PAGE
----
What to Eat: An Ayurvedic Perspective

Ayurvedic diets are everywhere these days. This is great! It’s building awareness of Ayurveda in the population; offering different ways to think about food in our culture, and in general, it’s helping people consider the way they uniquely show up when choosing what to eat. 

However, one issue I see often is using those extremely helpful “doṣa” eating guides as the end-all-be-all of dietary choice. In Dr. Lad’s book Ayurveda: The Science of Self-Healing, he has a note in his food guidelines:

“NOTE: guidelines provided in this table are general. Specific adjustments for individual requirements may need to be made, e.g. food allergies, strength of agni, season of the year, and degree of dosha predominance or aggravation”1

The food guides were not meant to be used by everyone, forever. They are an entry point into eating Ayurvedically. Eating is a nuanced thing as I’m sure you’ve noticed. Even people who share similar prakṛti (birth constitution) may not digest the same due to satmya (that which is wholesome for the individual) or their ahara śakti (capacity to eat and digest. We’re a mixed bag, to say the least! 

Eating with the Seasons

My nadī parikṣa (pulse diagnosis) teacher at Kripalu, John Douillard, shared a fascinating story with us from the book The Forest Unseen, “If a deer is fed corn or leafy greens in the middle of winter, its rumen will be knocked off balance, acidity will rise uncontrollably, and gases will bloat the rumen. Indigestion of this kind can be lethal.” 2 This illustrates the importance of eating with the seasons. And Ayurveda is replete with seasonal dietary guidelines. 

I have often found that following a seasonal eating approach over doṣa food guideline has been very beneficial in maintaining health. Obviously, as Dr. Lad notes above, there are adjustments that need to be made for every individual. Diets should change seasonally and for each person.

What I would offer as a suggestion as you start out, would be to pair your doṣa eating guideline with an eating-seasonal approach. These two combined with the tips in my previous blog posts (here, and here) will help you set up a foundation for health throughout the whole year. And always, always, always make sure to check in with how you’re digesting food (more on this in a later blog post!)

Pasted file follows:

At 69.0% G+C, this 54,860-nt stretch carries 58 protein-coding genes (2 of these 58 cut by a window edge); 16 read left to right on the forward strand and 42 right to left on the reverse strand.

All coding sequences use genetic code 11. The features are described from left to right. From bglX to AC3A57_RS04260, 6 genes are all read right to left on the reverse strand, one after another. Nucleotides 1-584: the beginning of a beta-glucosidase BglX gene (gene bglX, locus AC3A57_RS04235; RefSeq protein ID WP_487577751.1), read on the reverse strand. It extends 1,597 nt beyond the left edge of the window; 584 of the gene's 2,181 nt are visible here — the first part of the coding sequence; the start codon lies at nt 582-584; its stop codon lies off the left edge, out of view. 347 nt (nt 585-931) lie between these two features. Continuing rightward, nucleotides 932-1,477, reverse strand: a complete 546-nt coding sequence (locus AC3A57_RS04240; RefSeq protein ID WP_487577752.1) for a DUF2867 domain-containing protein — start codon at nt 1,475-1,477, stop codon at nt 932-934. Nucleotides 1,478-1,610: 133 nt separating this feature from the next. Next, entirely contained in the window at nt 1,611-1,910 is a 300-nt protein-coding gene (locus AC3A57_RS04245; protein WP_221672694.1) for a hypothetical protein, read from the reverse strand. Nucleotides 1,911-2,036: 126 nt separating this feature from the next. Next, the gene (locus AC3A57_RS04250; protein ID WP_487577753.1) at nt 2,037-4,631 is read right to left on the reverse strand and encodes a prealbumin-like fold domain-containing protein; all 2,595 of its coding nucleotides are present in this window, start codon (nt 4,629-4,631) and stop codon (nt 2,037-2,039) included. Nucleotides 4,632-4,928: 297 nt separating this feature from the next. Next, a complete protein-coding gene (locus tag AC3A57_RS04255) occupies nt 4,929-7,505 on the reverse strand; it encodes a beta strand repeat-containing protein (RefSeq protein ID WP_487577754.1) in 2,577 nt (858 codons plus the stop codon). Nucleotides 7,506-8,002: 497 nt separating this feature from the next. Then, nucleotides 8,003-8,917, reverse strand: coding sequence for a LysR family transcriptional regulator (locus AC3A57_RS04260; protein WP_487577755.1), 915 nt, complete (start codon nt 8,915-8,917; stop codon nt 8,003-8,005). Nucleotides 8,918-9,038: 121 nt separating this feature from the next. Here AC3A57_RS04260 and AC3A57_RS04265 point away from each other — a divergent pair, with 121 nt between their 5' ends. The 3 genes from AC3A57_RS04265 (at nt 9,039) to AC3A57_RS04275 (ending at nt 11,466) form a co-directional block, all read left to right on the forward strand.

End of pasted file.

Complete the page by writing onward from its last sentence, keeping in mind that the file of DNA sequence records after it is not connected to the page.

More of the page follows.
How to: The Seasonal Approach

Ayurveda is said to be anadī (without beginning or end).3 It’s a wide-open landscape. It takes everything into consideration. If we desire, the wisdom of Ayurveda can make its way into every pore of our existence. Simply put, our job as humans trying to live healthy and fulfilling lives is to understand and use this timeless wisdom (as well as that of other holistic health traditions) to adapt skillfully. Seasonal eating is one step toward that. 

Vāgbhaṭa, in his classic, the Aṣṭāñga Hṛdayam states that “he who constantly examines how is day and night are passing will never become a victim of sorrow.”4 He’s encouraging us to contemplate our actual experience and to adapt to the situation. 

Seasonally, this can be summed up as what grows locally and seasonally and making adjustments based on your constitution, which often times requires professional help. When I lived in Maine, during the summer, the local options were overflowing with fruits, veggies, and all kinds of various herbs (nettle, dandelion, lemon balm, etc.). In the winter, though, it’s pretty much meat, dairy, dry grains, and root veggies. Now that I’m in California it’s a whole new game. This place is overflowing with foods Maine never had the joy of growing.

As a general rule, eating lighter in the summer and heavier in the winter is recommended. This is because in the summer, the sun dominates and it makes us weaker and our digestion becomes impaired. 5 In the winter, however, the moon rules, and we’re said to be stronger and stouter in this time. Our digestive fires are stronger and we can eat and digest heavier foods (think Thanksgiving feast).6 In fact, this is almost a necessity in order to build us up for the coming summer which tends to have a depleting quality. 

NO information on this site should be used to diagnose, treat, prevent or cure any disease or condition.

  1. Lad, V. (2009). Ayurveda: The science of self-healing. Twin Lakes, WI: Lotus Press.
  2. Haskell, David George. The Forest Unseen. Penguin Books, 2012. Retrieved from https://lifespa.com/stanford-study-backs-seasonal-eating-for-healthiest-microbiome/
  3. Sharma, R. K., & Dash, B. Agniveśa’s Caraka Saṃhitā: Text with English Translation & Critical Exposition Based on (Cakrapāṇi Datta’s Āyurveda Dīpikā). Varanasi: Chowkhamba Sanskrit Series Office; Reprint Edition. 2016. Ca. Sū. 30/42
  4. V. (1991). Aṣṭāṅga Hṛdayam: Text, english translation notes, appendix and indices: Vol. 1 Sūtra Sthāna and Ṣārīra Sthāna (10th ed.). Varanasi: Krishnadas Academy. Ah.Sū.2/47
  5. Sharma, R. K., & Dash, B. Agniveśa’s Caraka Saṃhitā: Text with English Translation & Critical Exposition Based on (Cakrapāṇi Datta’s Āyurveda Dīpikā). Varanasi: Chowkhamba Sanskrit Series Office; Reprint Edition. 2016. Ca. Sū. 6/6
  6. Sharma, R. K., & Dash, B. Agniveśa’s Caraka Saṃhitā: Text with English Translation & Critical Exposition Based on (Cakrapāṇi Datta’s Āyurveda Dīpikā). Varanasi: Chowkhamba Sanskrit Series Office; Reprint Edition. 2016. Ca. Sū. 6/7

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